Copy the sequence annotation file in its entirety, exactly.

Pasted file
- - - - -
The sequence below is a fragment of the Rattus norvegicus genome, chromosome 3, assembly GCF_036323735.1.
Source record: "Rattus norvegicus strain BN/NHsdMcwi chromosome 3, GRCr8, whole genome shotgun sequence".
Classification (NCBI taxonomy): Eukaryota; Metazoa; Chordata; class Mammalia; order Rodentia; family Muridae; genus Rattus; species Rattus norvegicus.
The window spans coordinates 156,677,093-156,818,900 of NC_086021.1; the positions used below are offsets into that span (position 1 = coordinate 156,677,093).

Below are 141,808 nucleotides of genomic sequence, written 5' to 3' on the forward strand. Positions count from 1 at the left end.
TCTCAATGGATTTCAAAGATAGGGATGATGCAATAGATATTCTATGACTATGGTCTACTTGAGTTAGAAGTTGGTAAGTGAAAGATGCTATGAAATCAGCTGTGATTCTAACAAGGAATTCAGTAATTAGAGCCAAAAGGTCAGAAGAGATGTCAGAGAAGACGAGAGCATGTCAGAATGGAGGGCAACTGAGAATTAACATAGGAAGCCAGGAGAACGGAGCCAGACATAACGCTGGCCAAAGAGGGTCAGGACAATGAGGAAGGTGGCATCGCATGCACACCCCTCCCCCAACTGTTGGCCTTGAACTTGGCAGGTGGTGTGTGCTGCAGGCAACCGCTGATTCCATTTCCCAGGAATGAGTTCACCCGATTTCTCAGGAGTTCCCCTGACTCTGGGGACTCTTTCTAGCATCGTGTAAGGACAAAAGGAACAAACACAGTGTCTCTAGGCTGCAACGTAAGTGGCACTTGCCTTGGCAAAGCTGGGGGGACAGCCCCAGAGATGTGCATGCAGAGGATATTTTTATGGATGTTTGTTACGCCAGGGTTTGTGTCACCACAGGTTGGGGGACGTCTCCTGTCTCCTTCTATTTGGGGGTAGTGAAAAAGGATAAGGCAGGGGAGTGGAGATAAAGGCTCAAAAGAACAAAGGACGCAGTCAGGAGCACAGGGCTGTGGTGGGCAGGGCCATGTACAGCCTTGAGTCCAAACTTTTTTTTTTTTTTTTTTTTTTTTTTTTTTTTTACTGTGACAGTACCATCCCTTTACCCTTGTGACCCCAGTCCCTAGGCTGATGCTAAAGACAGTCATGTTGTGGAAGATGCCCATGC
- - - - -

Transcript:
The sequence below is a fragment of the Rattus norvegicus genome, chromosome 3, assembly GCF_036323735.1.
Source record: "Rattus norvegicus strain BN/NHsdMcwi chromosome 3, GRCr8, whole genome shotgun sequence".
Classification (NCBI taxonomy): Eukaryota; Metazoa; Chordata; class Mammalia; order Rodentia; family Muridae; genus Rattus; species Rattus norvegicus.
The window spans coordinates 156,677,093-156,818,900 of NC_086021.1; the positions used below are offsets into that span (position 1 = coordinate 156,677,093).

Below are 141,808 nucleotides of genomic sequence, written 5' to 3' on the forward strand. Positions count from 1 at the left end.
TCTCAATGGATTTCAAAGATAGGGATGATGCAATAGATATTCTATGACTATGGTCTACTTGAGTTAGAAGTTGGTAAGTGAAAGATGCTATGAAATCAGCTGTGATTCTAACAAGGAATTCAGTAATTAGAGCCAAAAGGTCAGAAGAGATGTCAGAGAAGACGAGAGCATGTCAGAATGGAGGGCAACTGAGAATTAACATAGGAAGCCAGGAGAACGGAGCCAGACATAACGCTGGCCAAAGAGGGTCAGGACAATGAGGAAGGTGGCATCGCATGCACACCCCTCCCCCAACTGTTGGCCTTGAACTTGGCAGGTGGTGTGTGCTGCAGGCAACCGCTGATTCCATTTCCCAGGAATGAGTTCACCCGATTTCTCAGGAGTTCCCCTGACTCTGGGGACTCTTTCTAGCATCGTGTAAGGACAAAAGGAACAAACACAGTGTCTCTAGGCTGCAACGTAAGTGGCACTTGCCTTGGCAAAGCTGGGGGGACAGCCCCAGAGATGTGCATGCAGAGGATATTTTTATGGATGTTTGTTACGCCAGGGTTTGTGTCACCACAGGTTGGGGGACGTCTCCTGTCTCCTTCTATTTGGGGGTAGTGAAAAAGGATAAGGCAGGGGAGTGGAGATAAAGGCTCAAAAGAACAAAGGACGCAGTCAGGAGCACAGGGCTGTGGTGGGCAGGGCCATGTACAGCCTTGAGTCCAAACTTTTTTTTTTTTTTTTTTTTTTTTTTTTTTTTTACTGTGACAGTACCATCCCTTTACCCTTGTGACCCCAGTCCCTAGGCTGATGCTAAAGACAGTCATGTTGTGGAAGATGCCCATGC